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Pocan, Mark (b. 1964)  
 
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A former seven-term member of the Wisconsin Assembly, Mark Pocan easily won election to the U.S. House of Representatives in 2012. He succeeded Tammy Baldwin, who gave up the seat in order to run for the U.S. Senate, in Wisconsin's Second Congressional District.

Pocan became involved in politics early. A native of Kenosha, Wisconsin, born August 14, 1964, he was on the hustings there at the age of eight, going door-to-door to distribute campaign literature for his father, Bill Pocan, who served as a city alderman in the 1970s and 1980s.

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After graduating from Bradford High School, Pocan enrolled at the University of Wisconsin, where he was active in the College Democrats organization. He majored in journalism and received his bachelor's degree in 1986.

Pocan stayed in Madison after college and first ran for public office in 1991, when he won a post on the Dane County Board of Supervisors. He twice ran successfully for re-election.

However, in 1998, he set his sights on the seat in the 78th District of the state Assembly that was being vacated by his friend, the openly lesbian legislator Tammy Baldwin, who was running for the United States House of Representatives. Both Baldwin and Pocan were victorious.

Pocan also founded a small business, Budget Signs and Specialties, in Madison, using the same name that his father had given to an enterprise in Kenosha.

Budget Signs and Specialties is a union shop and uses recycled wires for yard signs, which makes them both good for the environment and more economical for customers. Buyers of yard signs include political candidates, and Pocan has had many among his clientele, including both of his opponents in his first campaign for the state legislature.

In spring elections, which are technically nonpartisan, the company has a wide political range of customers, but, Pocan told Mary Yeater Rathbun of the Capital Times, most Republicans go elsewhere for signs in fall campaigns.

As a state legislator, Pocan has worked for glbtq rights, using his muscle on the Joint Committee on Finance to secure domestic partner benefits for state employees and to establish a domestic partner registry for same-sex Wisconsin couples.

"Those are two pretty significant measures for our state that we are rather behind on," declared Pocan to Chris Johnson of the Washington Blade.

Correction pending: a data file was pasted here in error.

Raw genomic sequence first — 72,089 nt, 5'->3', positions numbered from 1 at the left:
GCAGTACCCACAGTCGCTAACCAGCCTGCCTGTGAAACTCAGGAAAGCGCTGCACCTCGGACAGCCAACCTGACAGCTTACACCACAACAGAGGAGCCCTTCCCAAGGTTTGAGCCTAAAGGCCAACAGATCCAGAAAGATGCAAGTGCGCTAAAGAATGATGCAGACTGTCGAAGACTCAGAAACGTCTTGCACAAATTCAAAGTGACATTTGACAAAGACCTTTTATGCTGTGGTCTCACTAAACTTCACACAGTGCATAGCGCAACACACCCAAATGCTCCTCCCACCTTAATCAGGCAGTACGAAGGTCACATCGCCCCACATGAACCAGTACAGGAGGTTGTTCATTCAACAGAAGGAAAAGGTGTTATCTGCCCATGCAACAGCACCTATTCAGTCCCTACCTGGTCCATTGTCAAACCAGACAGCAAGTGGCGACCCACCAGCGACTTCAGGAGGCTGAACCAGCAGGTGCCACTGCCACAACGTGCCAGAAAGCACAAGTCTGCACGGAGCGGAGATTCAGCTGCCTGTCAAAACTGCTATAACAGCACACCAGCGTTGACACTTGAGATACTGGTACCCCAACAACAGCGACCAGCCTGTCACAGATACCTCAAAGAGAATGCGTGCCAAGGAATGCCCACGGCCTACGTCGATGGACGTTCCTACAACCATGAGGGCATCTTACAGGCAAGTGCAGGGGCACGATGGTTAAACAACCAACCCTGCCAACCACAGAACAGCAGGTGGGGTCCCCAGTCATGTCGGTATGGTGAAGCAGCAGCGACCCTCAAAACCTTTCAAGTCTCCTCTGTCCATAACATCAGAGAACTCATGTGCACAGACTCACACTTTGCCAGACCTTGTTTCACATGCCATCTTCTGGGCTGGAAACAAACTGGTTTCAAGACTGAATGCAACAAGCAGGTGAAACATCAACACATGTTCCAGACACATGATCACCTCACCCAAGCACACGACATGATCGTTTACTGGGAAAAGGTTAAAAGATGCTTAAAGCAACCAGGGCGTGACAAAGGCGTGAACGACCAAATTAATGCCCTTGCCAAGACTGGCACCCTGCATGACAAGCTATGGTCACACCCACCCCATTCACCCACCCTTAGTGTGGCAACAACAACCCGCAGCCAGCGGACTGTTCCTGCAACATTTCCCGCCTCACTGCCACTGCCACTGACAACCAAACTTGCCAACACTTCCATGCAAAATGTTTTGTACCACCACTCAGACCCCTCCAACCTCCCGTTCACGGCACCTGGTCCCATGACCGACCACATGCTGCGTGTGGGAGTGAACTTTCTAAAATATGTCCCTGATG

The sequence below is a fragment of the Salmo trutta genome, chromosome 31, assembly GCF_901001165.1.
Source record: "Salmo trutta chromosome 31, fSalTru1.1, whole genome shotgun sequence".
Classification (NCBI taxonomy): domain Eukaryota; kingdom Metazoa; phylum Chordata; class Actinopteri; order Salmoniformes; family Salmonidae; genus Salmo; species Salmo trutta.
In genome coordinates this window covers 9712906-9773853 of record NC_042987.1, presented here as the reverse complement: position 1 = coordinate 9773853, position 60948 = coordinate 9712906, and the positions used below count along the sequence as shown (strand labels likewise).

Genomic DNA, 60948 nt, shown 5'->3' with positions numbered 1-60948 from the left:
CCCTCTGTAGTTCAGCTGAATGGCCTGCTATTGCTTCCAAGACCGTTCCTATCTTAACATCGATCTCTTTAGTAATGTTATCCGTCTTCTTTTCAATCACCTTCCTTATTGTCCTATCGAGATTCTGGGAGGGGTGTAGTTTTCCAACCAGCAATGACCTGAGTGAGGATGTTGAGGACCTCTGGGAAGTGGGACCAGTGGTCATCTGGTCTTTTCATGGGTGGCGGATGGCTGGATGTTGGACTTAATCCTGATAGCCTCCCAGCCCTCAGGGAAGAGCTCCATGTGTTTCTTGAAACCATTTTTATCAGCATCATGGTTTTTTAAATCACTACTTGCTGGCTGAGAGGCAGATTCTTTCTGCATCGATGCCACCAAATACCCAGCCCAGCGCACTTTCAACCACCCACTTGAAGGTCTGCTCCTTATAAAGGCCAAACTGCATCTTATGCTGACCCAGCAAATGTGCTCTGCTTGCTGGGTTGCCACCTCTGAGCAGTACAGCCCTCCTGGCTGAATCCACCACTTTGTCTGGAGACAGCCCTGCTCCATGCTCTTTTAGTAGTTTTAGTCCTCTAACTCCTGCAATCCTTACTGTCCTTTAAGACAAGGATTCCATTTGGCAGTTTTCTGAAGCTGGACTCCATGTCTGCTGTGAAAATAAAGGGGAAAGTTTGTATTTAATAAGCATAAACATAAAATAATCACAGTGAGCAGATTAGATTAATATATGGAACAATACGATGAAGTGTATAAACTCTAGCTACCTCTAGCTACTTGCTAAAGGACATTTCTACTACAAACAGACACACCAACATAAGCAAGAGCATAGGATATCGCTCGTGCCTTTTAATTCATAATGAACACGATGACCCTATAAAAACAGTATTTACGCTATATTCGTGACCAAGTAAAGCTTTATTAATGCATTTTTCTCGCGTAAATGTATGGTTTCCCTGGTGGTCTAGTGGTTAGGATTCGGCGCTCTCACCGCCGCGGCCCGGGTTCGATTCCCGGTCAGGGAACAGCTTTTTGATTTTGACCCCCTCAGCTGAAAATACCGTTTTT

On November 7, 2006, Wisconsin voters amended the state constitution to define marriage as exclusively for heterosexual couples. Despite his disappointment at the result of the referendum, Pocan proceeded with his plans to wed. He and Philip Frank--his partner of four years, then a manager of the sign business and now co-owner--had become engaged at Christmas the year before.

Denied equality in their home state, they went to Toronto on Thanksgiving. The following day, with the immediate families of both partners in attendance, they wed at the City Hall.

The couple honeymooned in Indonesia and upon their return, Pocan recalled to Melanie Conklin of Madison.com, a customs agent in Los Angeles asked how many declaration forms they needed. "We told her we needed only one, we came together as family, and that we'd gotten married in Toronto. She told us she thought it was nice that they allowed that in Canada."

Pocan reported that reaction to the news of the marriage was "overwhelmingly positive," but there were detractors, including Julaine Appling, the executive director of the Family Research Institute of Wisconsin, an organization that had been a strong proponent of the referendum against marriage equality.

While claiming "a cordial relationship" with Pocan, she dismissed his marriage license as "a meaningless piece of paper" and asked, "Am I going to send him a congratulations card saying Best wishes on your wedding?" Her answer to her own question was "No, because I don't recognize it. Neither does the state of Wisconsin."

Faced with such hostility, Pocan spoke of the personal importance of the commitment that he and Frank had made: "You get the question all the time, and it's a societal question, 'Are you married?' It's nice to be able to say we're a couple, even though we won't be recognized for any of the rights and benefits given to married couples by Wisconsin or the U.S. government. It's important for us to recognize it."

As much as glbtq rights matter to Pocan, he is far from a single-issue politician. A member of the International Union of Painters and Related Trades, he has been a strong voice for unions. When Wisconsin Governor Scott Walker sought to limit collective bargaining rights in February 2011, Pocan spoke out forcefully for union workers, and he rallied glbtq progressives to the cause.

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Mark Pocan in a 2012 campaign video.
  
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